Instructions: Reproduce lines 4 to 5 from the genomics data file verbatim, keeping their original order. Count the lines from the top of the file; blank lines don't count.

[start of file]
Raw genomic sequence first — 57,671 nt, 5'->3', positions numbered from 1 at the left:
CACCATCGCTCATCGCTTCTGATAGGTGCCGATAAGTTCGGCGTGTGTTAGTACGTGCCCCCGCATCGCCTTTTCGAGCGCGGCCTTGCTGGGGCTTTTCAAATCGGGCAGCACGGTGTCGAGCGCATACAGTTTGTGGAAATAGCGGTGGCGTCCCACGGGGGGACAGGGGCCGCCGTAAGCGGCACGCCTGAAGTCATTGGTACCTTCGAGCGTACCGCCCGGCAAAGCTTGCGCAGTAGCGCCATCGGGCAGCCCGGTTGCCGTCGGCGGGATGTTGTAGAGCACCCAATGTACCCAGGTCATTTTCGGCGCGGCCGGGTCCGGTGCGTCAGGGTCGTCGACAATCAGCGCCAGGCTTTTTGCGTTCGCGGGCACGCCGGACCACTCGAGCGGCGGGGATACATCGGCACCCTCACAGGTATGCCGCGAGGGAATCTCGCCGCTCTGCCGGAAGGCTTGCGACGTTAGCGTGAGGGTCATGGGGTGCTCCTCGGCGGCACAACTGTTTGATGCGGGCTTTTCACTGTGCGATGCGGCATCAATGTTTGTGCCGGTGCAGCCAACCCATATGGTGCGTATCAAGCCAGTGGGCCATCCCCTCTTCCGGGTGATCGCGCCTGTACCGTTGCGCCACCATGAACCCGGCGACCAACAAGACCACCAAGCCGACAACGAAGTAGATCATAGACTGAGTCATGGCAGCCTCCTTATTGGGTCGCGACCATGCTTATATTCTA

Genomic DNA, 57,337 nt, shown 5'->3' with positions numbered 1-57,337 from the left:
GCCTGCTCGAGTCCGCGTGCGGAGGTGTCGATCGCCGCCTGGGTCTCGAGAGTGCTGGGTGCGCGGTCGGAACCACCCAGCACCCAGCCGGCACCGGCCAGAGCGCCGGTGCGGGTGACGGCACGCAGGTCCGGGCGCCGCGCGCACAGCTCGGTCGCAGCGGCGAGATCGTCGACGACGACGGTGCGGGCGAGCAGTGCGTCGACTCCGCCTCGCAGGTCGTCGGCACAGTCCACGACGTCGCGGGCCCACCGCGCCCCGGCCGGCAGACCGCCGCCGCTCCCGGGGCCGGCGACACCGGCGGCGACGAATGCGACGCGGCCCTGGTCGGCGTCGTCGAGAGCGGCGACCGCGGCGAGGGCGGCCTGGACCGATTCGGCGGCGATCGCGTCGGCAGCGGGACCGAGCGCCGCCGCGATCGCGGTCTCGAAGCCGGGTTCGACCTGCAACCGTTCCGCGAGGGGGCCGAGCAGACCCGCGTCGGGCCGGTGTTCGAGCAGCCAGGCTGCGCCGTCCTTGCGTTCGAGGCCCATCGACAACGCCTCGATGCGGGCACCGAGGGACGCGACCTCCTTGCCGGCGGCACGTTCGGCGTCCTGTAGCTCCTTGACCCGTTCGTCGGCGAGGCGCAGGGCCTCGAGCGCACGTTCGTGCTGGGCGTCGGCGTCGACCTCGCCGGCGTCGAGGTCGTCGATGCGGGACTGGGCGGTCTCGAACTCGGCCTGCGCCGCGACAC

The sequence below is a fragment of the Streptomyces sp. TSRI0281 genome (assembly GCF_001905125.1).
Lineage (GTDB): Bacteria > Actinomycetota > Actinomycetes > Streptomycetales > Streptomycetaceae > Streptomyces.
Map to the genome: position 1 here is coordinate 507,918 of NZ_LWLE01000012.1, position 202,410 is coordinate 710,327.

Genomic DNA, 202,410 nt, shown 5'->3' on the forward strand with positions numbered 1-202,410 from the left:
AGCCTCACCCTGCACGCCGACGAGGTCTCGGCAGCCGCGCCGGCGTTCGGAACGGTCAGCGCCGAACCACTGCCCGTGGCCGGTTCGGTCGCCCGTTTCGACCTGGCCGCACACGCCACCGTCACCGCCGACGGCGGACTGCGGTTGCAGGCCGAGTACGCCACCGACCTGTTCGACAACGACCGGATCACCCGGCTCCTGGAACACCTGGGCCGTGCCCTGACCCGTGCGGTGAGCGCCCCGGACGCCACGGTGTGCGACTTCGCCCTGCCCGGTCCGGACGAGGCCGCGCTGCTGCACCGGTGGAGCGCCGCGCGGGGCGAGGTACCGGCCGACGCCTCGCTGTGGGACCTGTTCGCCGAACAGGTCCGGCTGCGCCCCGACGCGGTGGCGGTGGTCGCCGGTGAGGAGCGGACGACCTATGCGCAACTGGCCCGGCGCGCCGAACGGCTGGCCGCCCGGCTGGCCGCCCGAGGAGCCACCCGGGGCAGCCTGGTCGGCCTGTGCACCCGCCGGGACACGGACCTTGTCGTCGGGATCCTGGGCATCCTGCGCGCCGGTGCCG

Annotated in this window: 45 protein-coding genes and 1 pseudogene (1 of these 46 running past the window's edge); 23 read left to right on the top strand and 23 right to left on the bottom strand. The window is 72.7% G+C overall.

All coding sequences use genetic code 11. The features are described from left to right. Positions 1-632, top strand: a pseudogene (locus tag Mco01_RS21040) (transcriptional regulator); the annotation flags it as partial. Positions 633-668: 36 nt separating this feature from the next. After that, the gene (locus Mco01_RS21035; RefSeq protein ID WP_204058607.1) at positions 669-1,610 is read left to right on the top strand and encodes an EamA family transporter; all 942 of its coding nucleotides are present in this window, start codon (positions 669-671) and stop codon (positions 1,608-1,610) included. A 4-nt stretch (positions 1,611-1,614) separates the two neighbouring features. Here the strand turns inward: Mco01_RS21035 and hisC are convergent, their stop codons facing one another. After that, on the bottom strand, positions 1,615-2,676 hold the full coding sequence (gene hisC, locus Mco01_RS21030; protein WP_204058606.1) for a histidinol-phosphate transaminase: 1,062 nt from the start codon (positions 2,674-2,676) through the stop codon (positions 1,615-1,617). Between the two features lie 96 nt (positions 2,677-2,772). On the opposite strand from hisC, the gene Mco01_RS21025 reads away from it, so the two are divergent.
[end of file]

GCCTGCTCGAGTCCGCGTGCGGAGGTGTCGATCGCCGCCTGGGTCTCGAGAGTGCTGGGTGCGCGGTCGGAACCACCCAGCACCCAGCCGGCACCGGCCAGAGCGCCGGTGCGGGTGACGGCACGCAGGTCCGGGCGCCGCGCGCACAGCTCGGTCGCAGCGGCGAGATCGTCGACGACGACGGTGCGGGCGAGCAGTGCGTCGACTCCGCCTCGCAGGTCGTCGGCACAGTCCACGACGTCGCGGGCCCACCGCGCCCCGGCCGGCAGACCGCCGCCGCTCCCGGGGCCGGCGACACCGGCGGCGACGAATGCGACGCGGCCCTGGTCGGCGTCGTCGAGAGCGGCGACCGCGGCGAGGGCGGCCTGGACCGATTCGGCGGCGATCGCGTCGGCAGCGGGACCGAGCGCCGCCGCGATCGCGGTCTCGAAGCCGGGTTCGACCTGCAACCGTTCCGCGAGGGGGCCGAGCAGACCCGCGTCGGGCCGGTGTTCGAGCAGCCAGGCTGCGCCGTCCTTGCGTTCGAGGCCCATCGACAACGCCTCGATGCGGGCACCGAGGGACGCGACCTCCTTGCCGGCGGCACGTTCGGCGTCCTGTAGCTCCTTGACCCGTTCGTCGGCGAGGCGCAGGGCCTCGAGCGCACGTTCGTGCTGGGCGTCGGCGTCGACCTCGCCGGCGTCGAGGTCGTCGATGCGGGACTGGGCGGTCTCGAACTCGGCCTGCGCCGCGACAC

The sequence below is a fragment of the Streptomyces sp. TSRI0281 genome (assembly GCF_001905125.1).